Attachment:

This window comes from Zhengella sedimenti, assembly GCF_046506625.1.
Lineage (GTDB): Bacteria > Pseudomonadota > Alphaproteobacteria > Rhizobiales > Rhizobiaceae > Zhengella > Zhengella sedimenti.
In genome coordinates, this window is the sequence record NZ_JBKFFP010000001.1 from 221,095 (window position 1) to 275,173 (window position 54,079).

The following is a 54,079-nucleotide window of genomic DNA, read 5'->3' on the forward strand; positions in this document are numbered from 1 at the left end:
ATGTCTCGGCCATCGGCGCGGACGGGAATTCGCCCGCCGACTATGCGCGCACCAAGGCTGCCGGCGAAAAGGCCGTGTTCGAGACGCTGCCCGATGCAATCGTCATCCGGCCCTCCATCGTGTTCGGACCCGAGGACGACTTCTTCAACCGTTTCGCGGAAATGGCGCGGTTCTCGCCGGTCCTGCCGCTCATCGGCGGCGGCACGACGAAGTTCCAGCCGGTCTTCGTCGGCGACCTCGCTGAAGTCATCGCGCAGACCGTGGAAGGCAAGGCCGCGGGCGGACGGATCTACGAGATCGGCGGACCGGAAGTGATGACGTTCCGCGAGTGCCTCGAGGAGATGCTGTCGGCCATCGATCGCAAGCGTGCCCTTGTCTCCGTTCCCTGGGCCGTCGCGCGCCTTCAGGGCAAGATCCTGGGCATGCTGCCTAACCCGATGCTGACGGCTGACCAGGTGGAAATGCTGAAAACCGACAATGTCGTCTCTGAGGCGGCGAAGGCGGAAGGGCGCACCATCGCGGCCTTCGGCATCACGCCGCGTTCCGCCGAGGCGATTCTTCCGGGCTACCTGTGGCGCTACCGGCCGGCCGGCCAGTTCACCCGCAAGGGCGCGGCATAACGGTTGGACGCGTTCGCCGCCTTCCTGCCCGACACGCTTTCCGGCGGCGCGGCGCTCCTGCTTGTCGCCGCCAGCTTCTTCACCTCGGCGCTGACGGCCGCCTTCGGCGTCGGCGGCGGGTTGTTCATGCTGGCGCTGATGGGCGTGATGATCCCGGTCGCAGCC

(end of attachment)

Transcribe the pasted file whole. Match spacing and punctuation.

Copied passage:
This window comes from Zhengella sedimenti, assembly GCF_046506625.1.
Lineage (GTDB): Bacteria > Pseudomonadota > Alphaproteobacteria > Rhizobiales > Rhizobiaceae > Zhengella > Zhengella sedimenti.
In genome coordinates, this window is the sequence record NZ_JBKFFP010000001.1 from 221,095 (window position 1) to 275,173 (window position 54,079).

The following is a 54,079-nucleotide window of genomic DNA, read 5'->3' on the forward strand; positions in this document are numbered from 1 at the left end:
ATGTCTCGGCCATCGGCGCGGACGGGAATTCGCCCGCCGACTATGCGCGCACCAAGGCTGCCGGCGAAAAGGCCGTGTTCGAGACGCTGCCCGATGCAATCGTCATCCGGCCCTCCATCGTGTTCGGACCCGAGGACGACTTCTTCAACCGTTTCGCGGAAATGGCGCGGTTCTCGCCGGTCCTGCCGCTCATCGGCGGCGGCACGACGAAGTTCCAGCCGGTCTTCGTCGGCGACCTCGCTGAAGTCATCGCGCAGACCGTGGAAGGCAAGGCCGCGGGCGGACGGATCTACGAGATCGGCGGACCGGAAGTGATGACGTTCCGCGAGTGCCTCGAGGAGATGCTGTCGGCCATCGATCGCAAGCGTGCCCTTGTCTCCGTTCCCTGGGCCGTCGCGCGCCTTCAGGGCAAGATCCTGGGCATGCTGCCTAACCCGATGCTGACGGCTGACCAGGTGGAAATGCTGAAAACCGACAATGTCGTCTCTGAGGCGGCGAAGGCGGAAGGGCGCACCATCGCGGCCTTCGGCATCACGCCGCGTTCCGCCGAGGCGATTCTTCCGGGCTACCTGTGGCGCTACCGGCCGGCCGGCCAGTTCACCCGCAAGGGCGCGGCATAACGGTTGGACGCGTTCGCCGCCTTCCTGCCCGACACGCTTTCCGGCGGCGCGGCGCTCCTGCTTGTCGCCGCCAGCTTCTTCACCTCGGCGCTGACGGCCGCCTTCGGCGTCGGCGGCGGGTTGTTCATGCTGGCGCTGATGGGCGTGATGATCCCGGTCGCAGCC